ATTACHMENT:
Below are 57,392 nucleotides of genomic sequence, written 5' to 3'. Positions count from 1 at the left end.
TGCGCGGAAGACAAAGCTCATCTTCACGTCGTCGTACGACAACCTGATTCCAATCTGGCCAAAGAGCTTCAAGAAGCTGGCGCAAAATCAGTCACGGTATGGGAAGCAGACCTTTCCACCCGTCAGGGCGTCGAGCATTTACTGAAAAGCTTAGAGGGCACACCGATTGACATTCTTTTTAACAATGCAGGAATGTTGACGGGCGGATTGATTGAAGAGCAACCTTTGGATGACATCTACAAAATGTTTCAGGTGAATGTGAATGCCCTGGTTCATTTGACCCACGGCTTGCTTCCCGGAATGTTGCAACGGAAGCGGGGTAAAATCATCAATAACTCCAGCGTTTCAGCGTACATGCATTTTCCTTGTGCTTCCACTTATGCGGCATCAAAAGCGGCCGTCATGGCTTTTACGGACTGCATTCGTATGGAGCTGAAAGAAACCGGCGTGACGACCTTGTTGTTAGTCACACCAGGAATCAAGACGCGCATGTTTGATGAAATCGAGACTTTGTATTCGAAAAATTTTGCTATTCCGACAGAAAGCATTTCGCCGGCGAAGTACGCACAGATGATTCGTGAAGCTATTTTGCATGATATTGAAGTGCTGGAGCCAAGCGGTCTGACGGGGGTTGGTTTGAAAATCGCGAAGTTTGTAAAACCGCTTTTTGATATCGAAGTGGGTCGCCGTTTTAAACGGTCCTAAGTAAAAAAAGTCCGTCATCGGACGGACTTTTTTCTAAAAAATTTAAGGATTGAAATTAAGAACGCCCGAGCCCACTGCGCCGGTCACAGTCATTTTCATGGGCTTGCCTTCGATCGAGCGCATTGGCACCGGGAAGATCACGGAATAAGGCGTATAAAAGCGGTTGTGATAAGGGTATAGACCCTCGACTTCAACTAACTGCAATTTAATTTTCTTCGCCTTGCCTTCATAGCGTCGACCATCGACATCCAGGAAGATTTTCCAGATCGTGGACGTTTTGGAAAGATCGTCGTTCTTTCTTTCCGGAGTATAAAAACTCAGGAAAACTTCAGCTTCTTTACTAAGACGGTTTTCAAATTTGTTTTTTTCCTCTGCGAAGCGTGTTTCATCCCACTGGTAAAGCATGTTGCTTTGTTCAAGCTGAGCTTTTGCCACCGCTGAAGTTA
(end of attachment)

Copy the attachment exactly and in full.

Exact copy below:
Below are 57,392 nucleotides of genomic sequence, written 5' to 3'. Positions count from 1 at the left end.
TGCGCGGAAGACAAAGCTCATCTTCACGTCGTCGTACGACAACCTGATTCCAATCTGGCCAAAGAGCTTCAAGAAGCTGGCGCAAAATCAGTCACGGTATGGGAAGCAGACCTTTCCACCCGTCAGGGCGTCGAGCATTTACTGAAAAGCTTAGAGGGCACACCGATTGACATTCTTTTTAACAATGCAGGAATGTTGACGGGCGGATTGATTGAAGAGCAACCTTTGGATGACATCTACAAAATGTTTCAGGTGAATGTGAATGCCCTGGTTCATTTGACCCACGGCTTGCTTCCCGGAATGTTGCAACGGAAGCGGGGTAAAATCATCAATAACTCCAGCGTTTCAGCGTACATGCATTTTCCTTGTGCTTCCACTTATGCGGCATCAAAAGCGGCCGTCATGGCTTTTACGGACTGCATTCGTATGGAGCTGAAAGAAACCGGCGTGACGACCTTGTTGTTAGTCACACCAGGAATCAAGACGCGCATGTTTGATGAAATCGAGACTTTGTATTCGAAAAATTTTGCTATTCCGACAGAAAGCATTTCGCCGGCGAAGTACGCACAGATGATTCGTGAAGCTATTTTGCATGATATTGAAGTGCTGGAGCCAAGCGGTCTGACGGGGGTTGGTTTGAAAATCGCGAAGTTTGTAAAACCGCTTTTTGATATCGAAGTGGGTCGCCGTTTTAAACGGTCCTAAGTAAAAAAAGTCCGTCATCGGACGGACTTTTTTCTAAAAAATTTAAGGATTGAAATTAAGAACGCCCGAGCCCACTGCGCCGGTCACAGTCATTTTCATGGGCTTGCCTTCGATCGAGCGCATTGGCACCGGGAAGATCACGGAATAAGGCGTATAAAAGCGGTTGTGATAAGGGTATAGACCCTCGACTTCAACTAACTGCAATTTAATTTTCTTCGCCTTGCCTTCATAGCGTCGACCATCGACATCCAGGAAGATTTTCCAGATCGTGGACGTTTTGGAAAGATCGTCGTTCTTTCTTTCCGGAGTATAAAAACTCAGGAAAACTTCAGCTTCTTTACTAAGACGGTTTTCAAATTTGTTTTTTTCCTCTGCGAAGCGTGTTTCATCCCACTGGTAAAGCATGTTGCTTTGTTCAAGCTGAGCTTTTGCCACCGCTGAAGTTA